You might be surprised to learn that high school and business share many of the same situations and challenges: an extended learning period with feedback and interaction between many different people, the challenge of creating and maintaining relationships, and managing both your self-identity and your identity to your peers. It’s a difficult time for sure, but it can make you—or your business—stronger if you learn the right lessons from the experience.
Reputation Matters more than Popularity
Not many people understand that popularity is often a result of one’s reputation, and not the other way around. Fostering a desirable reputation is a good way of increasing your standing with your customers and peers. Likewise, getting a bad reputation can wreak havoc on how you and your customers interact, because their thinking will automatically be colored by whatever negative things they’ve heard. So it’s a good idea to build and protect your good name as much as you can.
Your reputation also affects the kind of attention that you get. Certain types of people will be attracted to certain things. This is how cliques and niches are formed: when people with similar values and interests converge and share their enthusiasm with each other.
Cliques Do Interact — and They Should
Cliques in high school aren’t always as cut-and-dried as they’re made out to be. Groups do interact amongst themselves and share the same interests, whether it’s as a group or between individual members. This makes for a richer experience and closer relationships for a more tight-knit community. Social hierarchies are a sad fact of life—but we don’t have to conform to them.
In the business world, this is called cross-marketing. Brands with wildly different products and markets can find common ground and cooperate to create great promotions, events, or product bundles that bring great value to customers.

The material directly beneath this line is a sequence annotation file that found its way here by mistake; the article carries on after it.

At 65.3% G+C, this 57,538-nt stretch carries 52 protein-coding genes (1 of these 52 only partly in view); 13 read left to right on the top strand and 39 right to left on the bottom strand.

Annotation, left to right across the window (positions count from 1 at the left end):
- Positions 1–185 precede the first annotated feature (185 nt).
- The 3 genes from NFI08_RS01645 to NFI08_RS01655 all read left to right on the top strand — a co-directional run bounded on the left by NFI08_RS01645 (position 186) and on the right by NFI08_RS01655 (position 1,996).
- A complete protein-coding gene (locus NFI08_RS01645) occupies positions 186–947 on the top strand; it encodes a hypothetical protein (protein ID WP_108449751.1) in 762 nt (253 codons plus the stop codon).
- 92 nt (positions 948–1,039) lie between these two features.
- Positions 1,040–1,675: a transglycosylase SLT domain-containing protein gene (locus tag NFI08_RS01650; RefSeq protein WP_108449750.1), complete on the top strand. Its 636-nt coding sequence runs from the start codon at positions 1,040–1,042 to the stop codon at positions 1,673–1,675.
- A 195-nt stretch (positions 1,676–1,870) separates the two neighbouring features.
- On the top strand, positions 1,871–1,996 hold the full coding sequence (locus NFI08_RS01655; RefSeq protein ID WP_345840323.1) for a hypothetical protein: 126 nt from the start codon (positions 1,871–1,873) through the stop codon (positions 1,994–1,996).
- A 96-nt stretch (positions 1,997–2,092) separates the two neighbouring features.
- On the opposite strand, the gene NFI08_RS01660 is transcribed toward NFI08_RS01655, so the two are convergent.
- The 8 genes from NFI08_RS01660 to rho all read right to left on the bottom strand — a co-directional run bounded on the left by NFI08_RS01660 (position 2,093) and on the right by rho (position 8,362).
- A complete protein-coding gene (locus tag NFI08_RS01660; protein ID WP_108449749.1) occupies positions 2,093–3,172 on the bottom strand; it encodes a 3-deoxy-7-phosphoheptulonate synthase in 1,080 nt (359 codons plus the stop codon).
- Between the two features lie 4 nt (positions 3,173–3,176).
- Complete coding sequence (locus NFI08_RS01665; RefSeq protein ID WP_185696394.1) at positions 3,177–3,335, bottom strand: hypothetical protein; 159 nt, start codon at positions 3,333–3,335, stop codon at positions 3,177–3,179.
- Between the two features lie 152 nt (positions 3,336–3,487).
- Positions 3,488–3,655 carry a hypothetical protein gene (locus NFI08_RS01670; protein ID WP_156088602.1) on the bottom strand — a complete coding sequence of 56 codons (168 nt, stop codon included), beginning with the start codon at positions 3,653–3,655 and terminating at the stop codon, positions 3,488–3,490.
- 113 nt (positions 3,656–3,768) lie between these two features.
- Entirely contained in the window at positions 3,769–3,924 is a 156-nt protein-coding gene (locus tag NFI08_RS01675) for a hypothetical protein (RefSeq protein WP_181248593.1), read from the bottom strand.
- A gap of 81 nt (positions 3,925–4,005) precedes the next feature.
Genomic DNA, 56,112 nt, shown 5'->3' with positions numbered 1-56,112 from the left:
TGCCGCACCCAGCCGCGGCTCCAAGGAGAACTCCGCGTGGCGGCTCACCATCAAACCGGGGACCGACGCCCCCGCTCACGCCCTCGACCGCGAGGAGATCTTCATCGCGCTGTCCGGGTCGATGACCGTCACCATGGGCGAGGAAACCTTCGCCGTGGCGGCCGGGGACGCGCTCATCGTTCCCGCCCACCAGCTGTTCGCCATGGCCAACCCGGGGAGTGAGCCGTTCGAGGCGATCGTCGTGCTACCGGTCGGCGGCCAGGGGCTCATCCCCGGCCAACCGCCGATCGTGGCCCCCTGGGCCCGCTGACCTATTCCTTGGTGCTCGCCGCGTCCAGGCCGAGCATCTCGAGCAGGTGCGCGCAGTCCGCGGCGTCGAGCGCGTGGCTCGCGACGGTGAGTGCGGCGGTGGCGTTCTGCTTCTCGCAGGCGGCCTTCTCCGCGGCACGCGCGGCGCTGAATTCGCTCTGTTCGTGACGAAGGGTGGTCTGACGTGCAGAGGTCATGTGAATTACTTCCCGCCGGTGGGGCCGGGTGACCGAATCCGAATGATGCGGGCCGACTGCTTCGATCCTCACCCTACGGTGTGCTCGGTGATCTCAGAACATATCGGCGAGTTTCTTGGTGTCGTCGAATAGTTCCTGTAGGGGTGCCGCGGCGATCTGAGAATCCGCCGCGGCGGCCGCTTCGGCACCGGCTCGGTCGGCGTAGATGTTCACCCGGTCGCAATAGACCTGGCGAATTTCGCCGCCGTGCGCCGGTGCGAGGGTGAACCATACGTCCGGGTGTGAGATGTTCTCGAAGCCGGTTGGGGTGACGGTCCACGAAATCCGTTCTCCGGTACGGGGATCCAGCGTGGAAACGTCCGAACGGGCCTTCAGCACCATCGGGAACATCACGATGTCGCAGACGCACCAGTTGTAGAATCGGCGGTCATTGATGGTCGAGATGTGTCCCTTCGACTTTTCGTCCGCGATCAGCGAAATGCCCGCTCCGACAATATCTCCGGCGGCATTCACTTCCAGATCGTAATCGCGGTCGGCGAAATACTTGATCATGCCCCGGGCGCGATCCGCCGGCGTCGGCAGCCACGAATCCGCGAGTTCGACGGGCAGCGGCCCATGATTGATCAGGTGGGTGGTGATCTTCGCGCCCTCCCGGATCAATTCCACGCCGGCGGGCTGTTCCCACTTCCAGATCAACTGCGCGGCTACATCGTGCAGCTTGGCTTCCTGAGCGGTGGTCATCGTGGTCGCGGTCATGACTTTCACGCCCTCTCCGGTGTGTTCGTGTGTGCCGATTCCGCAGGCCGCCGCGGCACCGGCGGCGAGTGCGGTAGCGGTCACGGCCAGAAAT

Mistakes aren’t Forever
When you first start out, even the tiniest mistake seems like a life-ending problem of epic proportions. But that’s what being a teenager is all about: making mistakes and learning from them. These kinds of growing pains are important because it helps you learn about how to deal with people, situations, and most importantly, yourself, so that you can avoid repeating these mistakes in the future.
Businesses are under a constant pressure to reinvent themselves in the face of changing times and changing markets, so much so that it sometimes seems like they’ve never graduated from adolescence. As marketers struggle to find the perfect way to connect with their customers, they will commit mistakes both minor and major. People will be offended. Customers will leave. But no mistake is unrecoverable. You can still win them back if you learn and adapt.
Focus on the Goal, But Plan Beyond It
Graduation is the primary goal of nearly every high schooler. Whether school is a pleasant experience for them or not, every single student wants to graduate and focuses energy towards that goal. But they’re not focusing exclusively on graduation. They’re looking past it, to life after. That may be college. That may be a job. That may be a relationship. Or a sports career. Or a business idea. Graduation is a goal, but it’s not the stopping point.